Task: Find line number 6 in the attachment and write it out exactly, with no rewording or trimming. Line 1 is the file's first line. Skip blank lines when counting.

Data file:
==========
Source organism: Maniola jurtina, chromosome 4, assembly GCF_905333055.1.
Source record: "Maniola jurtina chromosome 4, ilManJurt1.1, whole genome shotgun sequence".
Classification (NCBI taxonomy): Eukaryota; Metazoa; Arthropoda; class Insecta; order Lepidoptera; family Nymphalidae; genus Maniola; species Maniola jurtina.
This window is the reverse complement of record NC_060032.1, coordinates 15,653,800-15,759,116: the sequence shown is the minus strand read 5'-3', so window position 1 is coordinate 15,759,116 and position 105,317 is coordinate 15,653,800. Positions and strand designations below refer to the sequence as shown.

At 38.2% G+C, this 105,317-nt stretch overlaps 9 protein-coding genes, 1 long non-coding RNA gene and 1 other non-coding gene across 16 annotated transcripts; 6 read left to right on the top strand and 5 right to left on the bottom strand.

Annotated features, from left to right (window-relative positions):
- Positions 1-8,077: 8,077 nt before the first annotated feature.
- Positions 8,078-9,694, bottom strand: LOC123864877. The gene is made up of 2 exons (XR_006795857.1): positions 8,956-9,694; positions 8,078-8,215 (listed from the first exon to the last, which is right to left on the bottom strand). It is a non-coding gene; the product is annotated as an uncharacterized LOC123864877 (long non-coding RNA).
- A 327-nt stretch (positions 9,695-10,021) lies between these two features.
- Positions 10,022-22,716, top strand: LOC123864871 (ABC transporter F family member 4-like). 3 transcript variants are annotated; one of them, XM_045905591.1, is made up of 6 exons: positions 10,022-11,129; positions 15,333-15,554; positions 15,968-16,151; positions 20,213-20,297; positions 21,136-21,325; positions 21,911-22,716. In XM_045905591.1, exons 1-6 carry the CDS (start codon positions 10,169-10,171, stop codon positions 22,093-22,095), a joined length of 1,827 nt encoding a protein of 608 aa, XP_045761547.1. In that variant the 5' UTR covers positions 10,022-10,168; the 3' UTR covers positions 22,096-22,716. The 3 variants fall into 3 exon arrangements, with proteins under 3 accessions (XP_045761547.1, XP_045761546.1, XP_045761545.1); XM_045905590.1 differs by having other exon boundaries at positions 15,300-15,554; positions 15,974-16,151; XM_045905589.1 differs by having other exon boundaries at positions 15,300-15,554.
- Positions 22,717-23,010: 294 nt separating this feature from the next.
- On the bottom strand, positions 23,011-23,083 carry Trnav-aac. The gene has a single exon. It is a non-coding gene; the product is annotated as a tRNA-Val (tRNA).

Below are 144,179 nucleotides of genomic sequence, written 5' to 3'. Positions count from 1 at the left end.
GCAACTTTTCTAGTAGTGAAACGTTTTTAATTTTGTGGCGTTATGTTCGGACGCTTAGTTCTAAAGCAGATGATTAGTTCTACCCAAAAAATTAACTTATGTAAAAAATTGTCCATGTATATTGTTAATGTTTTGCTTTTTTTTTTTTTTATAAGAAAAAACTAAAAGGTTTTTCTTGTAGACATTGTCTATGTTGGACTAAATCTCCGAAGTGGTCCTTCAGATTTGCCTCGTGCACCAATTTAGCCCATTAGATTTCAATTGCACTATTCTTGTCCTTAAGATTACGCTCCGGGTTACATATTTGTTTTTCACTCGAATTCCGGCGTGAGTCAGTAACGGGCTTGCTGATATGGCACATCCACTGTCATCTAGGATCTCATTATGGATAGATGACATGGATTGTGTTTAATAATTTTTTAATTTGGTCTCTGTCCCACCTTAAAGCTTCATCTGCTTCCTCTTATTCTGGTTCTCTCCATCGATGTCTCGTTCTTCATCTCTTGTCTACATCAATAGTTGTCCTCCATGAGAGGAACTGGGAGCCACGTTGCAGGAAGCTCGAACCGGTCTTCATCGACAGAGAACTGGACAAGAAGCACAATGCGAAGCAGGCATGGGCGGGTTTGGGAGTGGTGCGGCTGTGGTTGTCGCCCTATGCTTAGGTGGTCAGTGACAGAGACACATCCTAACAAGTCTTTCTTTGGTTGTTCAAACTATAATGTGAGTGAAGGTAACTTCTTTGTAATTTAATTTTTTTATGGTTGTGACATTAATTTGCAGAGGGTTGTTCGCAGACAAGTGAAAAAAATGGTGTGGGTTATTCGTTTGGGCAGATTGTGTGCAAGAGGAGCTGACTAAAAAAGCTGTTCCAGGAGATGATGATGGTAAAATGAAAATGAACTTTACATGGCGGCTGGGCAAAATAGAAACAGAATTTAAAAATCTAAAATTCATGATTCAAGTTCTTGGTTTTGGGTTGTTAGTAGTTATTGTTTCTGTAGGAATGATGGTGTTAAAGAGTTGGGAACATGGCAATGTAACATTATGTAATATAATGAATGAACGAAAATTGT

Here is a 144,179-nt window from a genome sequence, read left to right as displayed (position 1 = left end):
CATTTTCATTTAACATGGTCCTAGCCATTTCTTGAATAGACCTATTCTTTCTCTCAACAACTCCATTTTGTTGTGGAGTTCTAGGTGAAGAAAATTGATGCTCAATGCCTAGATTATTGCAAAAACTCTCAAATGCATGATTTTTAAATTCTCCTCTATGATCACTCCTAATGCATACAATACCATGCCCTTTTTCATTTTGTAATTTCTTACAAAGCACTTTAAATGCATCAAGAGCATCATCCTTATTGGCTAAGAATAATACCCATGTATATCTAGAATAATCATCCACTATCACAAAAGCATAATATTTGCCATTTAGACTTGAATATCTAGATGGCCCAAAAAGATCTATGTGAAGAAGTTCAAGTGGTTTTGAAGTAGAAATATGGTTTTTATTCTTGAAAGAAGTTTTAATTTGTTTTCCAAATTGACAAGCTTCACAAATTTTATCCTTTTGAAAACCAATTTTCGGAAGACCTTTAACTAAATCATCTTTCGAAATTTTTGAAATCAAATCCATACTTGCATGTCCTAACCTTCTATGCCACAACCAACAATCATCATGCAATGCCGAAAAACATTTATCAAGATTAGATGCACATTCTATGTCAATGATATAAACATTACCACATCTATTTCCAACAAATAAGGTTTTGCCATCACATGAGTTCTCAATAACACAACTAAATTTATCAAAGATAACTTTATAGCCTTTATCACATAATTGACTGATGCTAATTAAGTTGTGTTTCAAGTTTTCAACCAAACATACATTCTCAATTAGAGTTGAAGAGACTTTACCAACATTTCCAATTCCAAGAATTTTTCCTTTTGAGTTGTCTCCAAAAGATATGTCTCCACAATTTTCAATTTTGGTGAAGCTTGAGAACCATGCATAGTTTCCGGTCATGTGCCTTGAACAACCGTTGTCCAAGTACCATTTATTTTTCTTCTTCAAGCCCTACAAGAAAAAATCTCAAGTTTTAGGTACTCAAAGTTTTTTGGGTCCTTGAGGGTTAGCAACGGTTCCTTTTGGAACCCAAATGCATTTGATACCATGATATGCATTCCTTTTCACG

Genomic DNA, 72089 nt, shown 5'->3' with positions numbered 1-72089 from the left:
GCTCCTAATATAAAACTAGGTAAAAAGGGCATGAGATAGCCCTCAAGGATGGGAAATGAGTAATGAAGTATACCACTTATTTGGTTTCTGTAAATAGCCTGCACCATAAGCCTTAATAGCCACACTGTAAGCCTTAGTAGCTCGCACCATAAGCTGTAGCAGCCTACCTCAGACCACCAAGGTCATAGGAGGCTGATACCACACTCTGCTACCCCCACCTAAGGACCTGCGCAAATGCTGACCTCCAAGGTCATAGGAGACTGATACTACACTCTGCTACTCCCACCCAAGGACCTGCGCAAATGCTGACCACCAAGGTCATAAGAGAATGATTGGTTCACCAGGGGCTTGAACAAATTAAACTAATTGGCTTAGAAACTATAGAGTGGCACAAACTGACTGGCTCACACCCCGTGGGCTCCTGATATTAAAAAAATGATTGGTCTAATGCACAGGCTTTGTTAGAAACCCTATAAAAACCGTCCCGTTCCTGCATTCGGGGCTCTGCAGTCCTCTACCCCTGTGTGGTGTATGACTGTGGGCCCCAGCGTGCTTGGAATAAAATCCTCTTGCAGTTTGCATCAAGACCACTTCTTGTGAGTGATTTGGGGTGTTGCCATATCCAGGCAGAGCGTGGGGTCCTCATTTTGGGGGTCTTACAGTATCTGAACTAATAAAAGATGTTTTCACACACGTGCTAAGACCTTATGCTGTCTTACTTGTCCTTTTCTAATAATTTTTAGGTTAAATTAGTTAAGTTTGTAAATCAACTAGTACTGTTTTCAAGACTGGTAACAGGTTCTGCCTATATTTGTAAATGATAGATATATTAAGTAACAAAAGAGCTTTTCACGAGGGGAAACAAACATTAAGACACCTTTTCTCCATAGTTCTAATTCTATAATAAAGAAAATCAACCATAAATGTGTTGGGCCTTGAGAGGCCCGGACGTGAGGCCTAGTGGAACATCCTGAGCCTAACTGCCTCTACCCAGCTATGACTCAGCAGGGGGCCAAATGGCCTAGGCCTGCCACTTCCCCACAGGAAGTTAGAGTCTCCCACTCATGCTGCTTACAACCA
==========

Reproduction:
Annotated features, from left to right (window-relative positions):